One of the most interesting questions we get by those who are learning about aquaponics relates to how we can possibly grow food without using soil. Because aquaponics takes advantage of nutrient rich water recirculating through the system, plants can be rooted in an inert or soil-less media, and can readily take up all the nutrients they need from the water that passes by their roots. Since the plants don’t have to spend lots of energy pushing root tips through heavy soils, endlessly searching for essential nutrients, they can grow much more efficiently (i.e. faster) in aquaponics, despite having no soil. So what exactly would they be grown in again?

There are two main schools of thought for aquaponics growing media. The first is basically a gravel bed and the second uses a floating raft with holes where plants can send their roots into the water below. Each method has it’s advantages so we’ll talk about both.


media bed uses gravel or similar material which provides enough structure for it to set down roots to have a stable plant but also has good spaces between the rocks for air and water movement. For this, gravels which are 1/2″ – 3/4″ work great, not too small like sand where there is little space for air, but not so big that the seeds you’ll plant fall deep between the gravel. Many people, including us, use a formed type of expanded clay called hydroton or hygromite which is lightweight, easy to work with, and provides a nearly ideal balance between stability for the plant and air space. Most hydroponic stores would carry these ‘clay balls’ and while they are initially expensive, they last a long time and save your hands from the abuse of digging through sharp, heavy gravel.

Proper media beds are designed to flood and drain so the root systems don’t get too waterlogged and starved of oxygen, leading to root diseases. This is done by having a water pump on a timer or in a more sophisticated way, using a device called a ‘bell siphon’, a siphon which automatically starts and breaks, letting you flood and drain your media bed on a regular basis, all without any moving parts besides your water pump! There is a lot of information about bell siphons online, how to build them, what materials to use, etc. Just know, you’ll have to balance the flow rate being pumped in with the size of the outlet on the bell siphon; too much water pumped in and the siphon will never stop, too little and the siphon will never start. Try to size it the best you can and use a ball valve on your pump so you can make small adjustments as needed. Contact us if you have any questions; Randy has year’s of experience building and operating bell siphons, even creating waves within coral reef aquariums!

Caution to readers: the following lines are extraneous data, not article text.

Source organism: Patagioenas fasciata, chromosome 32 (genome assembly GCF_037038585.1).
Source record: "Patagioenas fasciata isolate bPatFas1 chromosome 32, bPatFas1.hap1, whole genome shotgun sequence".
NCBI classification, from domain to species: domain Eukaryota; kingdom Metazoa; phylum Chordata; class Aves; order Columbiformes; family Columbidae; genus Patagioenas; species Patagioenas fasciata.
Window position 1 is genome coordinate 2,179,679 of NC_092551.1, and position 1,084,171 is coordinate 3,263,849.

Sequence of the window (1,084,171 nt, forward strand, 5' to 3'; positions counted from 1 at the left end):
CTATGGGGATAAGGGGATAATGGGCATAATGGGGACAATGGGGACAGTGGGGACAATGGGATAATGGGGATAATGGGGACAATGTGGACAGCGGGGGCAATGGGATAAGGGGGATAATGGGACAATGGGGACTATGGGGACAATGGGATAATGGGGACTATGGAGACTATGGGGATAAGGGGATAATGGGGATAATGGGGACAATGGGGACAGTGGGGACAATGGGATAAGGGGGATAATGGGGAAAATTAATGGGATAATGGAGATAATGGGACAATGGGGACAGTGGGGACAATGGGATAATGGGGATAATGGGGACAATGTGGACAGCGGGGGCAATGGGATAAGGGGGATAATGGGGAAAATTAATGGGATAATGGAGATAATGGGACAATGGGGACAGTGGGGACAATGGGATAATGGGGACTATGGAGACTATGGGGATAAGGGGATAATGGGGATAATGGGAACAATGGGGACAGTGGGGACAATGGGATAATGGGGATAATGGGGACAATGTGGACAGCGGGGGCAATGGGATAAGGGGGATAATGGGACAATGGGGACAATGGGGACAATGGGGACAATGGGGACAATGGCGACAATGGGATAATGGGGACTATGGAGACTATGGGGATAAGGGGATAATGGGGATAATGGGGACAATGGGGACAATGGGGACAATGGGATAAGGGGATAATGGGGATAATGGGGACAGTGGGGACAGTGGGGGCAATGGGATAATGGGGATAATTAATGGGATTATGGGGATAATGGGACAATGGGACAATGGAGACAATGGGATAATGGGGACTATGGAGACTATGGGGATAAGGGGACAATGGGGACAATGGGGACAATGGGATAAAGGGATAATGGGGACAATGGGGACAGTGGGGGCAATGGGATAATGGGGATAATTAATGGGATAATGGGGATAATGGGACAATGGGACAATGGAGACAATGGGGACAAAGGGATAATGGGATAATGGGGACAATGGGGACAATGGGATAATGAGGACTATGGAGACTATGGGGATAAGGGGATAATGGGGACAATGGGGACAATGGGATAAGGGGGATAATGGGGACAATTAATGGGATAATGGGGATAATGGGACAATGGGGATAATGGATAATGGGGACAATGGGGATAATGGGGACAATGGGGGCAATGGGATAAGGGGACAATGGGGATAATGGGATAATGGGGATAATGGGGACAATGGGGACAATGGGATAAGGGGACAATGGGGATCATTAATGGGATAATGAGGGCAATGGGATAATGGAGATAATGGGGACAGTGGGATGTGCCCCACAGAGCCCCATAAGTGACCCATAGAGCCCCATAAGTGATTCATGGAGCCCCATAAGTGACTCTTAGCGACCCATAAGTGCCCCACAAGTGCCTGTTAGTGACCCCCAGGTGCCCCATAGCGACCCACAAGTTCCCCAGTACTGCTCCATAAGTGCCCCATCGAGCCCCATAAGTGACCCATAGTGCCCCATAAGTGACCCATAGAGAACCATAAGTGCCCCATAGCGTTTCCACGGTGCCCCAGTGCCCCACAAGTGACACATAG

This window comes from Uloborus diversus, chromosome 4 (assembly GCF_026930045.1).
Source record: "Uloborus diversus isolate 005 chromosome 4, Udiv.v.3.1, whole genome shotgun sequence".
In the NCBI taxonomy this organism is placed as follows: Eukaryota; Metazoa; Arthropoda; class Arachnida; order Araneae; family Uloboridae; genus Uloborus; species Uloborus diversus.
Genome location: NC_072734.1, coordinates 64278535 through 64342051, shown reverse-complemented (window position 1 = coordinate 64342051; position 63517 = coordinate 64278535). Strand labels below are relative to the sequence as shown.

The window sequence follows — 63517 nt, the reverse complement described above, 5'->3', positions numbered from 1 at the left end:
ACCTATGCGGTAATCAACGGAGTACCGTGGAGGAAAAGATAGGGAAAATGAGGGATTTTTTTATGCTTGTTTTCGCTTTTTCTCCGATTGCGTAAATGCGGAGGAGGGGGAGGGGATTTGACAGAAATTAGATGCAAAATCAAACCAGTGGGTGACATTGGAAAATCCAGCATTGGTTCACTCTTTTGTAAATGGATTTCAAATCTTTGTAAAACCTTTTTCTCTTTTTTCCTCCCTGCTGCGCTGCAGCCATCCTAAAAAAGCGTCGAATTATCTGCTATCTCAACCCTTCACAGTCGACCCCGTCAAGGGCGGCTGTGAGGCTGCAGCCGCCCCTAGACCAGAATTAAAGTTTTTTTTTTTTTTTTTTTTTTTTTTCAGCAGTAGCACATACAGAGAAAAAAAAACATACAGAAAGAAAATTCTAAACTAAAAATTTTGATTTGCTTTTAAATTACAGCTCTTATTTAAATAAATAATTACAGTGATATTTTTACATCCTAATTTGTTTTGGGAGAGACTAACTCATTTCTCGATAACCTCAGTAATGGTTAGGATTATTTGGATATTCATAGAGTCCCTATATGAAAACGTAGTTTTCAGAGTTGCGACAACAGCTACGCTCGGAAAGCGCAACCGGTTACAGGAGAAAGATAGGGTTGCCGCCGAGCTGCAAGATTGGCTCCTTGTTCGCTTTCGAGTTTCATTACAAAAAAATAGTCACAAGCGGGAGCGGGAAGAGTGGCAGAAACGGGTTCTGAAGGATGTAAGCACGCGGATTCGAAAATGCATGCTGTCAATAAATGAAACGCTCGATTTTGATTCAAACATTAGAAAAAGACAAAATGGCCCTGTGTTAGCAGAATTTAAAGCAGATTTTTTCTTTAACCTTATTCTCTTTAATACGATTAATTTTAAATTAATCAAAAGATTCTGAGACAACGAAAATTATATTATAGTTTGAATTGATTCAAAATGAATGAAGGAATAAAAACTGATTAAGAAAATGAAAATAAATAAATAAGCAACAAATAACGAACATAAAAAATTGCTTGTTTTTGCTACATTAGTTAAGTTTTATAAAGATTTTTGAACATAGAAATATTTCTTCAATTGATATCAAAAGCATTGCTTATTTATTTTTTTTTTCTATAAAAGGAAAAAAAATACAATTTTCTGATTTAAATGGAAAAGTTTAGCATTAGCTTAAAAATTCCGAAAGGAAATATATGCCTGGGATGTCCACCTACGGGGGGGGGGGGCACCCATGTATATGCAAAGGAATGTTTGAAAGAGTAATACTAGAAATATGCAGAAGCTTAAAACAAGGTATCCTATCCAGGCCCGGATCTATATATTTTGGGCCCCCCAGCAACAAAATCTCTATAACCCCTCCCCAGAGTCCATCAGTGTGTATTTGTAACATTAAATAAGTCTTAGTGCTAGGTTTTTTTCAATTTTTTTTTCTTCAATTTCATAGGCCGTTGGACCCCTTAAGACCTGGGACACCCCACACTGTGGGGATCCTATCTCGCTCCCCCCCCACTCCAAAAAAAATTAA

raft system typically uses thick styrofoam sheets floating on a body of water. Holes are drilled through the styrofoam with plants placed in small net pots in the holes so their roots can grow down and into the water column, where they are bathed in nutrient rich water. A small amount of inert media is placed in each net pot to allow the plant to set roots but it is the roots descending into the water which gives this method it’s big advantage. To be clear, most people use another type of media in net pots, coconut coir, or husks. These long fibers from the coconut shell were formerly a waste product but not provide a good planting medium for net pots. This wicks some water up into the net pot and allows the roots to easily penetrate through into the water. Raft systems must have two things to keep the plants from drowning though; they must be high enough above the water that the top is fairly dry and the water must have high oxygen levels so the roots can breathe. Rafts are easy to work with, can be drilled out to whatever spacing your plants need, but don’t provide a lot of support for taller or heavy plants. For these plants which need lots of support, such as tomatoes, cucumbers, squash, or even corn, media beds are generally better than rafts. For many of the leafy greens and smaller flowering plants, rafts provide all the support they need. Which type is best? Well that is up to you and what you want to grow.

Since your aquaponics system is an ecosystem, you’ll be growing much more than just fish and plants. Both methods have a large amount of surface area for nutrient processing bacteria to grow, which is crucial to a stable aquaponics ecosystem. Well designed media beds with a regular flood and drain cycle can also host earthworms to help break down solid fish waste into a soluble and sought after plant super food. Small invertebrates such as gamarrus shrimp can also do this same function in raft systems as well but are more difficult to obtain than the ubiquitous earthworm. As we learn more about the benefits of both methods, many feel that a combination of the two growing methods offers some of the best of both worlds and lets you easily grow a variety of crops and have a healthy and stable aquaponics system.